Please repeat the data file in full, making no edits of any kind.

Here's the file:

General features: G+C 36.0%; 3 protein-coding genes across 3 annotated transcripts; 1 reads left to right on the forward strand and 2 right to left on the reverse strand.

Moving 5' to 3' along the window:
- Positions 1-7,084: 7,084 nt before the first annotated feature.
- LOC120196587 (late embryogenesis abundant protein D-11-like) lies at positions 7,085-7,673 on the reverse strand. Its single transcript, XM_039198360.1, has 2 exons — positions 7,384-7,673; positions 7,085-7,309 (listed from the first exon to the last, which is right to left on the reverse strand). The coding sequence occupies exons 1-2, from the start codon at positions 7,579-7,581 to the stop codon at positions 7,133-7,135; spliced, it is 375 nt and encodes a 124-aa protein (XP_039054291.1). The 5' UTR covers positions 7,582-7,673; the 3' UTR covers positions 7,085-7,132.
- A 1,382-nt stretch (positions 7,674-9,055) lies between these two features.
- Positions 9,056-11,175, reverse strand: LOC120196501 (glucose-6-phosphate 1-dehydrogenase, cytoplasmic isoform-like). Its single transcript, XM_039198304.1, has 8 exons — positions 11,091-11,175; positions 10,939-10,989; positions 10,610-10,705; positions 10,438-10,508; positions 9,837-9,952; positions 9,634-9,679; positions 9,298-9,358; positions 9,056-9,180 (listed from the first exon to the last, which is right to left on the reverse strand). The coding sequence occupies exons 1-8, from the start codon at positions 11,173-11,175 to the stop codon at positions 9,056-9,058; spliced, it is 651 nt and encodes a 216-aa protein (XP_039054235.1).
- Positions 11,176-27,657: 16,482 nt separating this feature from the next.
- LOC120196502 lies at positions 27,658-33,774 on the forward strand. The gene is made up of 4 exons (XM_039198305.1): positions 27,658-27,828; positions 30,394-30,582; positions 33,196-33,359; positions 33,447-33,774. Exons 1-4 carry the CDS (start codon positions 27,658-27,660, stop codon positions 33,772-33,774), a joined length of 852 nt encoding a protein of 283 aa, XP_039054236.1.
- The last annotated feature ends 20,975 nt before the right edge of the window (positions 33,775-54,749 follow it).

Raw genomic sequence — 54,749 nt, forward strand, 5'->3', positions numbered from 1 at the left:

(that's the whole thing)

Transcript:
General features: G+C 36.0%; 3 protein-coding genes across 3 annotated transcripts; 1 reads left to right on the forward strand and 2 right to left on the reverse strand.

Moving 5' to 3' along the window:
- Positions 1-7,084: 7,084 nt before the first annotated feature.
- LOC120196587 (late embryogenesis abundant protein D-11-like) lies at positions 7,085-7,673 on the reverse strand. Its single transcript, XM_039198360.1, has 2 exons — positions 7,384-7,673; positions 7,085-7,309 (listed from the first exon to the last, which is right to left on the reverse strand). The coding sequence occupies exons 1-2, from the start codon at positions 7,579-7,581 to the stop codon at positions 7,133-7,135; spliced, it is 375 nt and encodes a 124-aa protein (XP_039054291.1). The 5' UTR covers positions 7,582-7,673; the 3' UTR covers positions 7,085-7,132.
- A 1,382-nt stretch (positions 7,674-9,055) lies between these two features.
- Positions 9,056-11,175, reverse strand: LOC120196501 (glucose-6-phosphate 1-dehydrogenase, cytoplasmic isoform-like). Its single transcript, XM_039198304.1, has 8 exons — positions 11,091-11,175; positions 10,939-10,989; positions 10,610-10,705; positions 10,438-10,508; positions 9,837-9,952; positions 9,634-9,679; positions 9,298-9,358; positions 9,056-9,180 (listed from the first exon to the last, which is right to left on the reverse strand). The coding sequence occupies exons 1-8, from the start codon at positions 11,173-11,175 to the stop codon at positions 9,056-9,058; spliced, it is 651 nt and encodes a 216-aa protein (XP_039054235.1).
- Positions 11,176-27,657: 16,482 nt separating this feature from the next.
- LOC120196502 lies at positions 27,658-33,774 on the forward strand. The gene is made up of 4 exons (XM_039198305.1): positions 27,658-27,828; positions 30,394-30,582; positions 33,196-33,359; positions 33,447-33,774. Exons 1-4 carry the CDS (start codon positions 27,658-27,660, stop codon positions 33,772-33,774), a joined length of 852 nt encoding a protein of 283 aa, XP_039054236.1.
- The last annotated feature ends 20,975 nt before the right edge of the window (positions 33,775-54,749 follow it).

Raw genomic sequence — 54,749 nt, forward strand, 5'->3', positions numbered from 1 at the left: